Emma is our Admin Manager, she returned to work in April 2016 after having some time off on maternity leave having her little boy. She describes her work/life situation at the moment “I have worked very hard with Variohm to get to where I am and I am extremely fortunate that I have a company who have backed me all the way, even to the point of making me the Administration Manager when I returned to work after my maternity leave. First and foremost I am a mother and a wife and I want to create the best life I can for my son and my husband. It is nolonger the case that a man gs out to work and earns the money whilst the wife stays at home and takes care of the children. I am career driven but that isn’t just solely down to having children, I have always had a need to push myself and succeed at what I do, just because I am now a mum ds not mean that I have to give up what I want to do for a living.”

Alison works on our marketing and returned to work in May 2016 following the birth of her daughter. She currently works three days a week, she says “Variohm was very understanding of the fact that I had decided I didn’t want to work full time when I had a family. Although I really enjoy my job and wouldn’t want to give up working, for me personally, spending time with my child is the most important thing, I’ll never get this time back and I am lucky enough to have an employer who recognises that.”

Speaking to many of our employees, one of the most difficult things to organise when returning to work is the childcare, many facilities can cost up to £200 per week for young children. The Government has a few schemes in place to help out parents with Childcare but it is still a big financial issue for some families.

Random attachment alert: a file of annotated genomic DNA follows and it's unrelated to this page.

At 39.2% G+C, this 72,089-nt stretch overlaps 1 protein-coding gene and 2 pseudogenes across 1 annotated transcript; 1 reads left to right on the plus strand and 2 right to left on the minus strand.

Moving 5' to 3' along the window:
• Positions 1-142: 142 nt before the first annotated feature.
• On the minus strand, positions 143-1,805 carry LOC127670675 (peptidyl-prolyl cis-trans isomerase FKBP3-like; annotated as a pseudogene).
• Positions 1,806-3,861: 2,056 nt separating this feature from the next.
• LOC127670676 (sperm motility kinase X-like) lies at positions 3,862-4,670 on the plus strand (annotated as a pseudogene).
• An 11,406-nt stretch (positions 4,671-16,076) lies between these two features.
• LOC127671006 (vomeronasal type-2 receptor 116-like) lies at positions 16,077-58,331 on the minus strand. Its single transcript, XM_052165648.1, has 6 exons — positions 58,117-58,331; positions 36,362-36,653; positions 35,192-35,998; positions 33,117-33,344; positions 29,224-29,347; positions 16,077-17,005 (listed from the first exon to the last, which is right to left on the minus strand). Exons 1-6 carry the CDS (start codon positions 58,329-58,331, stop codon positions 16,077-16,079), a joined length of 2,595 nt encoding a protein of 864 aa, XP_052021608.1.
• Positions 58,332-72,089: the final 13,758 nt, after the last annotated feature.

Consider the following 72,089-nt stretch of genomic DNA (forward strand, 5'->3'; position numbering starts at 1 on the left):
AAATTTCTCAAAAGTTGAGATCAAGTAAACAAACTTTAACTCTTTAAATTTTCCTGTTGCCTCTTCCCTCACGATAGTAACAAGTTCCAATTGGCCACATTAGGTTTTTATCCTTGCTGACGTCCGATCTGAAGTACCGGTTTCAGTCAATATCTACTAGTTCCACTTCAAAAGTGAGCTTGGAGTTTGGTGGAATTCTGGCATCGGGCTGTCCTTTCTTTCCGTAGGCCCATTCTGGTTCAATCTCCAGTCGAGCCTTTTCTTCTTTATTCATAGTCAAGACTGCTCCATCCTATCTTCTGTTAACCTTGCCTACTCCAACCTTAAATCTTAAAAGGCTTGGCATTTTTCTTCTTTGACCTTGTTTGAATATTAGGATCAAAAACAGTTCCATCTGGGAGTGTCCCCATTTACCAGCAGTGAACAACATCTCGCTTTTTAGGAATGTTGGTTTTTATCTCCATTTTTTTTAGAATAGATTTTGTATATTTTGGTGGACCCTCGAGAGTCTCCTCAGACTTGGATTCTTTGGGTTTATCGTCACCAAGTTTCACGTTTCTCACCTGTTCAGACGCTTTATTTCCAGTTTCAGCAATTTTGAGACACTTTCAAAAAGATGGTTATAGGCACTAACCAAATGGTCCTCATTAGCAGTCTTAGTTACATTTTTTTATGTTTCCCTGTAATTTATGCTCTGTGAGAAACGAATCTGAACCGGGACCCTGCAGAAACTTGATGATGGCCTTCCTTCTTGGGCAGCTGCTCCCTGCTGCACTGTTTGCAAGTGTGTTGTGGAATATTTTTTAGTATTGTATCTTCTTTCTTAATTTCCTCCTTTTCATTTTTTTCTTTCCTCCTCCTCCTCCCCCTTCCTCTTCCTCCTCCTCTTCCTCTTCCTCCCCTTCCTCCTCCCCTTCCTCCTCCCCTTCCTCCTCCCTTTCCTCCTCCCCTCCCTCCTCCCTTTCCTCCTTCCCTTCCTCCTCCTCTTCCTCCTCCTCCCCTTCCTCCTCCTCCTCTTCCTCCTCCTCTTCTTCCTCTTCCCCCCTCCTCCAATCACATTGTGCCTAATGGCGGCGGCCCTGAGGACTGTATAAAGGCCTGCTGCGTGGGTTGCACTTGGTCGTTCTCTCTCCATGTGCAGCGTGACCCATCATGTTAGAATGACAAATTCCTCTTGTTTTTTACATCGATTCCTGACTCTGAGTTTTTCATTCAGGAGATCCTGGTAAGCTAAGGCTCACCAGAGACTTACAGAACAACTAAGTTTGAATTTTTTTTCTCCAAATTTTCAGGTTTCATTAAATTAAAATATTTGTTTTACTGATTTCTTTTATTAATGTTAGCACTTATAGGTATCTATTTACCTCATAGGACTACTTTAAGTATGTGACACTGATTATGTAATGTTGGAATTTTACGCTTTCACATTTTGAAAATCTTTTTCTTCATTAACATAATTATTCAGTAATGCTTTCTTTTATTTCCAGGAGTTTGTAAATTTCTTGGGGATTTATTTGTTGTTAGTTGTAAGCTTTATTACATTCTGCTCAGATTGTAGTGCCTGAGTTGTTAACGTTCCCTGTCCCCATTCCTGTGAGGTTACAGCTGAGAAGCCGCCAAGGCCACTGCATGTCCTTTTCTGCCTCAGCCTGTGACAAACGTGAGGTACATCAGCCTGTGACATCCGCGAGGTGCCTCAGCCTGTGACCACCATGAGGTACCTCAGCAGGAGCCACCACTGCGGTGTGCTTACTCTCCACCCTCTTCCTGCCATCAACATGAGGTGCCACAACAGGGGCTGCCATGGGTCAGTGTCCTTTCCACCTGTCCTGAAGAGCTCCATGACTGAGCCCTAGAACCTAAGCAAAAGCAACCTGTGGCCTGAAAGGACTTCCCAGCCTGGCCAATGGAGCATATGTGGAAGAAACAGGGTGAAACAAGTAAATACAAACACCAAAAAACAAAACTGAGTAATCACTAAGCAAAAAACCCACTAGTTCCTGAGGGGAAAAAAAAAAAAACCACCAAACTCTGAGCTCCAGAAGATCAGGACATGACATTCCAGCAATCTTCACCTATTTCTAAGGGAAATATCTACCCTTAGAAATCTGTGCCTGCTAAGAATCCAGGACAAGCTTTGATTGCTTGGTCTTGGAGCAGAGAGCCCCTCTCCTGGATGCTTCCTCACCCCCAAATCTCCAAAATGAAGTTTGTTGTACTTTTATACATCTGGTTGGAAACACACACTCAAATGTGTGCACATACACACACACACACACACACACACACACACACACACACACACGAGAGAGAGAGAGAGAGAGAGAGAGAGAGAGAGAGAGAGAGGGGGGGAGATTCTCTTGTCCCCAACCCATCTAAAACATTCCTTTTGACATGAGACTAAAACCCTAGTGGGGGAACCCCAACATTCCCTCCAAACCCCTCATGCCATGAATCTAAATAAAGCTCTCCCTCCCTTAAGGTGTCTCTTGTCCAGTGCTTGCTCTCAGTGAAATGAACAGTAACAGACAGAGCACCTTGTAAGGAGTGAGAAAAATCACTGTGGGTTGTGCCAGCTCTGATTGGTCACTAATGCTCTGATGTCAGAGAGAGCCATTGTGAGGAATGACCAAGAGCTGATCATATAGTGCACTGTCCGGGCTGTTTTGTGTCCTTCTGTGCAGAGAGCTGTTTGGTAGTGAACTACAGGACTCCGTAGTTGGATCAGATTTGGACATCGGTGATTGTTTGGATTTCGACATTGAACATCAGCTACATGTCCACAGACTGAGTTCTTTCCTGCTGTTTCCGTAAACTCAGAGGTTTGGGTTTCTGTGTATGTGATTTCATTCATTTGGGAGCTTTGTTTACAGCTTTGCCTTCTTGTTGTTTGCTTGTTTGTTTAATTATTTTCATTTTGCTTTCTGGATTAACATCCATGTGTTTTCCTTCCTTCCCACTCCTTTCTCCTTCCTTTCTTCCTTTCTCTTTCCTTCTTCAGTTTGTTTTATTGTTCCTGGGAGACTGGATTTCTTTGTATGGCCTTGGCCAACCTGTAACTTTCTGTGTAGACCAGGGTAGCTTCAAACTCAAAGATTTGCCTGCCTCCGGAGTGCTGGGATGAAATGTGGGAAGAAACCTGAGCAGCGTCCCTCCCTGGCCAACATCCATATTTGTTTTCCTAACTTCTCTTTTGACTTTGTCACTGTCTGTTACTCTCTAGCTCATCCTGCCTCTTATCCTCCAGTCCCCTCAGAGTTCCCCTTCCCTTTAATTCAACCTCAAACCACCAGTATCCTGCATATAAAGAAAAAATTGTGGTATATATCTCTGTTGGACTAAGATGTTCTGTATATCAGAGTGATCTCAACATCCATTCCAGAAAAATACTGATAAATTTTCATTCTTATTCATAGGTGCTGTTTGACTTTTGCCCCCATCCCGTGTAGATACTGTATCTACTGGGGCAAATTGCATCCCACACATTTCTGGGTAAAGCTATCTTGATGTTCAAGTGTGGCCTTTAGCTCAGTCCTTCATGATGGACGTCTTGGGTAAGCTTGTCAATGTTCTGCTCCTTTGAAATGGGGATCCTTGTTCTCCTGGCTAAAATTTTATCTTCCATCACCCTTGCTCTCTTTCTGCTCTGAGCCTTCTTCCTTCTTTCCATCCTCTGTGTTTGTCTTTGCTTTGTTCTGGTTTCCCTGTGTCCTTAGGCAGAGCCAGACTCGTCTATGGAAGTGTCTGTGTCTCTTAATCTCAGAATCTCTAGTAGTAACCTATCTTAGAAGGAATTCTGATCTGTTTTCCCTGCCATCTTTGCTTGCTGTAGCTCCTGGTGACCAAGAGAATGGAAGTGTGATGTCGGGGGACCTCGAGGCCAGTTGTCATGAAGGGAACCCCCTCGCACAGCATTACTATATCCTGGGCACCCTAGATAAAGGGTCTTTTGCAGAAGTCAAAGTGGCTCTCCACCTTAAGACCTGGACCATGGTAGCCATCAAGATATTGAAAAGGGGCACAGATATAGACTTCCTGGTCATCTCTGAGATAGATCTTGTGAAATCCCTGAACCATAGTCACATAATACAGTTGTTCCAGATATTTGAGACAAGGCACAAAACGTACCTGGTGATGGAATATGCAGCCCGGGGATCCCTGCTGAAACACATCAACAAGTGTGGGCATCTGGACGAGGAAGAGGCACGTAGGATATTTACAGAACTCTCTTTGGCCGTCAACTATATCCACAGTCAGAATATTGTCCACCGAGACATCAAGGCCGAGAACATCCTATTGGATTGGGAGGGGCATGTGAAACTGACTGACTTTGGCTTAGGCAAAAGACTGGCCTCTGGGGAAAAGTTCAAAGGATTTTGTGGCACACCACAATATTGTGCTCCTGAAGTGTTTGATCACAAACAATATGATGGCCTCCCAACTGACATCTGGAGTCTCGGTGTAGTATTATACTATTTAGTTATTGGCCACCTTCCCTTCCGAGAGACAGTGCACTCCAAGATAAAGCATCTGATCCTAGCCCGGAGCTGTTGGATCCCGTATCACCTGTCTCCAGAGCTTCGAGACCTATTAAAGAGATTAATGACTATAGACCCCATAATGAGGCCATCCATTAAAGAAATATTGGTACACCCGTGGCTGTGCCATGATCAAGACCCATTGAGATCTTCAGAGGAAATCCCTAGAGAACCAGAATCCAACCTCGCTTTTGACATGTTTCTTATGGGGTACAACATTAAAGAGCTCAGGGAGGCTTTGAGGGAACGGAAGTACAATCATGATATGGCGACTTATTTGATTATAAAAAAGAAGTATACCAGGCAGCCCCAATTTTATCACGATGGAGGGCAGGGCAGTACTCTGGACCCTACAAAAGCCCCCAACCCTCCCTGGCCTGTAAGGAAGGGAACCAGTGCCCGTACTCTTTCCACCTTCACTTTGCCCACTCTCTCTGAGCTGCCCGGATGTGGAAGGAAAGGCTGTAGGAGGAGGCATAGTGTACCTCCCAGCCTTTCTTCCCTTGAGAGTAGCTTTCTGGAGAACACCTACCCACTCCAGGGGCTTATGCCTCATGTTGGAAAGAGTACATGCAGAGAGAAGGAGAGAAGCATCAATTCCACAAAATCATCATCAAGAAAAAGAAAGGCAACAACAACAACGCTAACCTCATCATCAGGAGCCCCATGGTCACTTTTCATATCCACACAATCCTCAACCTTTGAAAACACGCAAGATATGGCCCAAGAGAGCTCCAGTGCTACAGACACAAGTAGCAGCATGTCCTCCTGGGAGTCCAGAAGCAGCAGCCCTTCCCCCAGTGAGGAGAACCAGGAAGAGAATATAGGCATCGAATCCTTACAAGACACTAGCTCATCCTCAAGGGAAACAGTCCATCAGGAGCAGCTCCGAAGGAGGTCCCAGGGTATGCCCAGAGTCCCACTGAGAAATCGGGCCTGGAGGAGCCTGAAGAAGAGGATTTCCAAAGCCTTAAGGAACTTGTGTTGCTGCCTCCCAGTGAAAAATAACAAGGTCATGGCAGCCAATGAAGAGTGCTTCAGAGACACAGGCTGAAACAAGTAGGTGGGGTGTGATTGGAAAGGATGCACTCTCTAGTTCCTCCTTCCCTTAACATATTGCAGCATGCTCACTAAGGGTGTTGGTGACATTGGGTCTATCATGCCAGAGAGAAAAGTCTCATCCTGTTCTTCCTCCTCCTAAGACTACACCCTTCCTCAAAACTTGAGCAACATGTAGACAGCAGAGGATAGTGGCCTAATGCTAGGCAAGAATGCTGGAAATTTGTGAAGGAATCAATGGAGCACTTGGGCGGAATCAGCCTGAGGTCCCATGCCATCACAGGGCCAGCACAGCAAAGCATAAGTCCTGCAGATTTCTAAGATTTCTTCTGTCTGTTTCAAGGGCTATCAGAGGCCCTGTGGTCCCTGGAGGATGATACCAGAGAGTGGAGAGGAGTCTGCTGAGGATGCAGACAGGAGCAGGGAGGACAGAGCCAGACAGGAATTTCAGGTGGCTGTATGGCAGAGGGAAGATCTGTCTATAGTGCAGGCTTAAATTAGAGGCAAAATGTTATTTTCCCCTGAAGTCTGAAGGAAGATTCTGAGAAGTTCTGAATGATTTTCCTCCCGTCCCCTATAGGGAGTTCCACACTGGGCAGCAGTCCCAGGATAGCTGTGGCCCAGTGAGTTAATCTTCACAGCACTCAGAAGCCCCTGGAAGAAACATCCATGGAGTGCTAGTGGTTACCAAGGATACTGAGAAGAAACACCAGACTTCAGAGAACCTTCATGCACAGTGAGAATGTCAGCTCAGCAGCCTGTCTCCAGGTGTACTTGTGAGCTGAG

Alison says “I am lucky enough to have family around me to help with childcare, I know this has been a barrier to come back to work for many of my friends”

Working fathers at Variohm

As well as our ever-growing number of new mothers at Variohm we also have quite a few men who have become working fathers over the past few years. We have noticed that although the option to take shared parental leave is there, not many of our employees have chosen to take it, here’s why;

Mitchell works in our stores department; he became a father over 2 years ago and took one week off as paternity leave and a following week as holiday. He explains why “We chose not to share the parental leave due to myself being the only source of income and my partner wanting to spend as much time as possible with our daughter while she was young. Although we weren’t in the right situation at the time we do think splitting maternity leave is a good option for parents to have and we would definitely consider doing this next time.”

Mitchell’s partner, Lauren, wasn’t in work when they had their daughter but has since managed to get the career she wanted “After having our daughter, Lauren enrolled at college and has recently completed her course, started her new job and re-enrolled in another course. For her, being a mother gave her the motivation to better herself and helped her gain valuable skills which helped her secure the job role she wanted with good progression and minimal compromise.” So, not everyone finds that the doors to their careers are closed after becoming a parent.

Ben in our accounts department became a father in 2016. He took the standard 2 weeks paternity pay while his partner chose to have longer, he says “My wife and I decided not to take shared parental leave for a couple of reasons, the main reason was the money. I earn more than my wife so it wasn’t economical for me to be at home on maternity leave whilst my wife was at work earning less than I would have been. The second reason was that my daughter was exclusively breastfed as a baby so she needed to be close to her mum and I was happy to support this decision”

Zahan works in our engineering department and has two children; he has taken 2 weeks paternity leave for each child and no extended parental leave. He says “I enjoy my job more than my wife enjoys hers so it makes sense for me to be the one working”.